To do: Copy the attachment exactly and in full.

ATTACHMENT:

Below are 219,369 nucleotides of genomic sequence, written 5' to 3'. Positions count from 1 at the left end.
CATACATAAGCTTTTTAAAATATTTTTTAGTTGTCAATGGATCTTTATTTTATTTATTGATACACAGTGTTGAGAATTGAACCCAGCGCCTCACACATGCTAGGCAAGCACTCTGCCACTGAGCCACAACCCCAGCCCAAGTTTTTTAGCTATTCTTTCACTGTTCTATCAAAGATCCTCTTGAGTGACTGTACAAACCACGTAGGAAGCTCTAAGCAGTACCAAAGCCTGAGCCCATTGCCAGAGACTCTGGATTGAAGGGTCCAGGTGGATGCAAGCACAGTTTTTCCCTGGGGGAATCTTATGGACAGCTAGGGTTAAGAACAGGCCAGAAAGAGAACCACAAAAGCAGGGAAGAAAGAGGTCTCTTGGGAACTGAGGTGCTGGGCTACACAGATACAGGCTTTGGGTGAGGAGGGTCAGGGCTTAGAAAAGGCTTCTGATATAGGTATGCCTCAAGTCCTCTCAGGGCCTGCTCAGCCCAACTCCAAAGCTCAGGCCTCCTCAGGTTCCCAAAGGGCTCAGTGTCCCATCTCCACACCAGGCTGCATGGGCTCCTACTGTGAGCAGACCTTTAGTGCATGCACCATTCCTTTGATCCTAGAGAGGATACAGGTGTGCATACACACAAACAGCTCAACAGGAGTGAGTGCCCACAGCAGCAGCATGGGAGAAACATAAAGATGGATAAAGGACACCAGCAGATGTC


Below are 219,369 nucleotides of genomic sequence, written 5' to 3'. Positions count from 1 at the left end.
CATACATAAGCTTTTTAAAATATTTTTTAGTTGTCAATGGATCTTTATTTTATTTATTGATACACAGTGTTGAGAATTGAACCCAGCGCCTCACACATGCTAGGCAAGCACTCTGCCACTGAGCCACAACCCCAGCCCAAGTTTTTTAGCTATTCTTTCACTGTTCTATCAAAGATCCTCTTGAGTGACTGTACAAACCACGTAGGAAGCTCTAAGCAGTACCAAAGCCTGAGCCCATTGCCAGAGACTCTGGATTGAAGGGTCCAGGTGGATGCAAGCACAGTTTTTCCCTGGGGGAATCTTATGGACAGCTAGGGTTAAGAACAGGCCAGAAAGAGAACCACAAAAGCAGGGAAGAAAGAGGTCTCTTGGGAACTGAGGTGCTGGGCTACACAGATACAGGCTTTGGGTGAGGAGGGTCAGGGCTTAGAAAAGGCTTCTGATATAGGTATGCCTCAAGTCCTCTCAGGGCCTGCTCAGCCCAACTCCAAAGCTCAGGCCTCCTCAGGTTCCCAAAGGGCTCAGTGTCCCATCTCCACACCAGGCTGCATGGGCTCCTACTGTGAGCAGACCTTTAGTGCATGCACCATTCCTTTGATCCTAGAGAGGATACAGGTGTGCATACACACAAACAGCTCAACAGGAGTGAGTGCCCACAGCAGCAGCATGGGAGAAACATAAAGATGGATAAAGGACACCAGCAGATGTC